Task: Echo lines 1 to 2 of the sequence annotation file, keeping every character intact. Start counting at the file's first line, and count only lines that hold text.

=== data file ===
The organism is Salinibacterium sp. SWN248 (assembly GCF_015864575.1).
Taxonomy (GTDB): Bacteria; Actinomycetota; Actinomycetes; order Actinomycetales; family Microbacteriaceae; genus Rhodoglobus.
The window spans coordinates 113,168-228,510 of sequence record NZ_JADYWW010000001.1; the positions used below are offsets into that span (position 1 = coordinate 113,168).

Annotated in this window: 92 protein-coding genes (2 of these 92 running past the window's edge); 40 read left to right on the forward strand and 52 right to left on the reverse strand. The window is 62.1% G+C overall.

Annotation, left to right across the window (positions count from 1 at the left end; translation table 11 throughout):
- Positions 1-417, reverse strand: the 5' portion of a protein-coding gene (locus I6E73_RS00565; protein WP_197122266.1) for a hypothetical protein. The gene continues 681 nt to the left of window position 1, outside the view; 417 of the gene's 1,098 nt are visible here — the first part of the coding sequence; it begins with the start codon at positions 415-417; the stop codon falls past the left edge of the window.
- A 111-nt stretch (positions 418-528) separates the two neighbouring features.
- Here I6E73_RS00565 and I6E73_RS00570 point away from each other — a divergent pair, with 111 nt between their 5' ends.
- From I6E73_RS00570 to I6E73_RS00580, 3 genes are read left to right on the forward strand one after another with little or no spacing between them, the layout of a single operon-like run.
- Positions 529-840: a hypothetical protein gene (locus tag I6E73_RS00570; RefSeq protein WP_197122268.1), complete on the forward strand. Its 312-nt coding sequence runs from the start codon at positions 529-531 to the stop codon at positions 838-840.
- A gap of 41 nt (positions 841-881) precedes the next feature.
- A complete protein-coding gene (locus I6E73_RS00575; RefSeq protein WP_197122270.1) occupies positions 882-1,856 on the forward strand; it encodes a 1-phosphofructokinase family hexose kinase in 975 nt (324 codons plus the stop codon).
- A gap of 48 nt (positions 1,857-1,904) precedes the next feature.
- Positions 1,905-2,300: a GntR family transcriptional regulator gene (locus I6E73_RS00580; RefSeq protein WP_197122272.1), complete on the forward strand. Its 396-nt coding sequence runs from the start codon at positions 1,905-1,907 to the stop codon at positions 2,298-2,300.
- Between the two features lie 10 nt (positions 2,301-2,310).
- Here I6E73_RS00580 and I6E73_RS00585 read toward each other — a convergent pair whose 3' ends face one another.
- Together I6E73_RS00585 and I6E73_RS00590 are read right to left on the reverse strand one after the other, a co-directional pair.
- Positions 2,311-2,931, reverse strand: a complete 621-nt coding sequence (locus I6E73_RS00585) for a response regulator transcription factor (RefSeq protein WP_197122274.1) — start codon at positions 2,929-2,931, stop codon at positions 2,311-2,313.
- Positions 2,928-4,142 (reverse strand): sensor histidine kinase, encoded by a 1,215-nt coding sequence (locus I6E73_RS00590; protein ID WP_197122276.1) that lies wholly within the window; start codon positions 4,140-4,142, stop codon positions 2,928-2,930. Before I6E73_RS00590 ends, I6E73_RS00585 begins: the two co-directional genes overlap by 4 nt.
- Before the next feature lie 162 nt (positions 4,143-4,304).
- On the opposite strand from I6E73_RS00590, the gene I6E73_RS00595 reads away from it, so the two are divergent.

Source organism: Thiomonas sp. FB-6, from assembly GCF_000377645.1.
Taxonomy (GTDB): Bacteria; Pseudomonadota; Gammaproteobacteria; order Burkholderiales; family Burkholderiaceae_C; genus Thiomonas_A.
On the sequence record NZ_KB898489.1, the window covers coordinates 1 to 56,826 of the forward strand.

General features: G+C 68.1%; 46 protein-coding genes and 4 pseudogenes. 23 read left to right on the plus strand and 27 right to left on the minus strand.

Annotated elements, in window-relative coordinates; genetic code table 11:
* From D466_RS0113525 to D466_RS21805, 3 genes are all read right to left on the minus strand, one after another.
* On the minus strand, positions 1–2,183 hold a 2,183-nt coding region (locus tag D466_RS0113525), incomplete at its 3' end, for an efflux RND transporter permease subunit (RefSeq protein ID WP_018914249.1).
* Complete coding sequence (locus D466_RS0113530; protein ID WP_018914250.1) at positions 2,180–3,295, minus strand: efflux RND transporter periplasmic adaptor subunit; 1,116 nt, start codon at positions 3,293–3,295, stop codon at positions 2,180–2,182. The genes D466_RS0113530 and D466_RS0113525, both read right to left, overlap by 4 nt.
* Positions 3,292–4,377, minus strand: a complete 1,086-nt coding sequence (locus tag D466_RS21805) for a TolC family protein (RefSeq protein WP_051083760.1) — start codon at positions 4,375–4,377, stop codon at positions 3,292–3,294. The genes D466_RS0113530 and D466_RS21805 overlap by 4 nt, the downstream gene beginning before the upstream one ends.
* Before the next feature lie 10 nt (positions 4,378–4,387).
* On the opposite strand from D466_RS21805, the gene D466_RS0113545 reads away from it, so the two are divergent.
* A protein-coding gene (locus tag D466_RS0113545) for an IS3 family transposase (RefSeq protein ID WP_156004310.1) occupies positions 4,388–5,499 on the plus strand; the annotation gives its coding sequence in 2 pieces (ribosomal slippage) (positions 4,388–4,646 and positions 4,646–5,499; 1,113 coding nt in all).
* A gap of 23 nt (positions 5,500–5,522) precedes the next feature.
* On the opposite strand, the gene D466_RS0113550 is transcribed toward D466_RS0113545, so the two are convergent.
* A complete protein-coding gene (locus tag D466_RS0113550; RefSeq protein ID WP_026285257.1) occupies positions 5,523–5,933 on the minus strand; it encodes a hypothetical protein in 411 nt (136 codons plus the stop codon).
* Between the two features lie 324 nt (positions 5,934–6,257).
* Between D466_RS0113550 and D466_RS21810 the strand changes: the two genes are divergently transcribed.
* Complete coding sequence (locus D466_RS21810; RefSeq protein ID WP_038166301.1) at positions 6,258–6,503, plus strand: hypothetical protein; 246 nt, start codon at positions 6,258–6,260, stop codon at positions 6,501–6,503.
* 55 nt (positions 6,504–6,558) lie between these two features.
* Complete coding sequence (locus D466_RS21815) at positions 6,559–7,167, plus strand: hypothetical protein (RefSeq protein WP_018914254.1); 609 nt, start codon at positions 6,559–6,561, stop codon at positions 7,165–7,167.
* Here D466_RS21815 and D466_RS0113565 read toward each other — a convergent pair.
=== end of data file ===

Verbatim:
The organism is Salinibacterium sp. SWN248 (assembly GCF_015864575.1).
Taxonomy (GTDB): Bacteria; Actinomycetota; Actinomycetes; order Actinomycetales; family Microbacteriaceae; genus Rhodoglobus.